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Mzzz B's February Garden blog

4th February 2023 @ 6:06am – by Jen Benefield
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The cold spell in January reminded us that winter is still very much with us and we could still get frosts and very cold weather, but the garden is still showing signs of waking up – and there are more things in flower- see the photos. I struggled to get the green Ribes growing but eventually found the right place – a sheltered warm wall which in summer has a wisteria. The cyclamen coum are also amazing at this time of year, they look so fragile and exotic, but are happy growing under a tree, which means they are in deep shade through the summer where nothing else much grows. The iris also doesn't look good in the summer so it needs as sunny winter spot where so the stars take over later in the season. Finding the right place for the right plant is always the clue to successful gardening.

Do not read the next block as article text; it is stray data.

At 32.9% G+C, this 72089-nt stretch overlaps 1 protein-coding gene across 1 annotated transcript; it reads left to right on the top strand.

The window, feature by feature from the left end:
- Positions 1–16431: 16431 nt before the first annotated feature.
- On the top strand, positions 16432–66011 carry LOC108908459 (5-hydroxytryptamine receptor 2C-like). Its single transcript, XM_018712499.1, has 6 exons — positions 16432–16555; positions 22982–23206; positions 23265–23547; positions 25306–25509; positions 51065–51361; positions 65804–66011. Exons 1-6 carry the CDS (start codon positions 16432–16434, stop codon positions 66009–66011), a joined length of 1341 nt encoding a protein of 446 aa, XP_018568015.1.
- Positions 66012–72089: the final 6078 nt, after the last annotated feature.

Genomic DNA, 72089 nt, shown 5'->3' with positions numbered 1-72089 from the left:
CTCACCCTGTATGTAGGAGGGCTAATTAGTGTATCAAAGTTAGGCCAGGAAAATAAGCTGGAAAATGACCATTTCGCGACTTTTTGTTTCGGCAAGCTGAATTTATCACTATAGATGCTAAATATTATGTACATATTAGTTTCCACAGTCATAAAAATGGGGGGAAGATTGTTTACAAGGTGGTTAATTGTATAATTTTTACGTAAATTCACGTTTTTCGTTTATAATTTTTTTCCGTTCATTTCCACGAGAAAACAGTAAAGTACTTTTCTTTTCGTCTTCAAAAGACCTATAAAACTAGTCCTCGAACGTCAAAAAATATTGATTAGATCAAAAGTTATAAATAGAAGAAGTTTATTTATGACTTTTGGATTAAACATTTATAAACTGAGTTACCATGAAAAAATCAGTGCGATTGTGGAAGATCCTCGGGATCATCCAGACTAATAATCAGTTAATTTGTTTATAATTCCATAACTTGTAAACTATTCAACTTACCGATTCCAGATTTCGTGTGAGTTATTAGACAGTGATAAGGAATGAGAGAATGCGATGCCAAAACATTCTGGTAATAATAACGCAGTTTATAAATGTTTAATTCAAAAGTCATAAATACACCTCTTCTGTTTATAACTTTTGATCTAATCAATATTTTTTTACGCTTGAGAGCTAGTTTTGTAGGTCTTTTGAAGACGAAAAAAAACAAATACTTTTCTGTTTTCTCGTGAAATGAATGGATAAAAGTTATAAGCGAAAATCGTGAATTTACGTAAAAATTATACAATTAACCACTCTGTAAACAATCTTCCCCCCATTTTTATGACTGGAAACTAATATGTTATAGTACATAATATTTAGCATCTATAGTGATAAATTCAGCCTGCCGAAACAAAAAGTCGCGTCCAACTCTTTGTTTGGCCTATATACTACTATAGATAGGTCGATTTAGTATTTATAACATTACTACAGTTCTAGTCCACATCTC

.Jobs in February

  • February is the month to start tidying up the borders that you have left for the wildlife- cut back the old stems , weed , and mulch- this hopefully reduces annual weeds from germinating
  • Sow sweet peas in a cold frame or cold greenhouse, but beware mice they seem rampant here currently, cover the tops of pots with mesh or a lid of some sort to protect them.
  • Also sow broad beans in pots in doors, cover the plot where they are to be transplanted to in 4-6 weeks after germination as this will help to warm the soil.
  • The lawn will benefit from an edge cut , which will make the garden feel much tidier.
  • Late in February cut back perennial grasses in borders before they spring into growth. They dislike being cut back until this time.
  • Finish pruning roses, and fruit trees. Cut back autumn fruiting raspberries.
  • Large late flowered clematis that flower after June should be cut back to 15-30 cms now. Make sure you do not prune early flowering clematis like montanas or you will cut back the flowering stems. flower. These need light tidying up after flowering.
  • Plan your veg garden – remember to try and rotate veg to decrease the spread of pests and disease. The formula is potatoes, followed by onions and roots, followed by beans and peas then brassicas. Courgettes, cucumbers and pumpkin can be grown wherever you have room as they not so prone to disease.

Click on photos to enlarge


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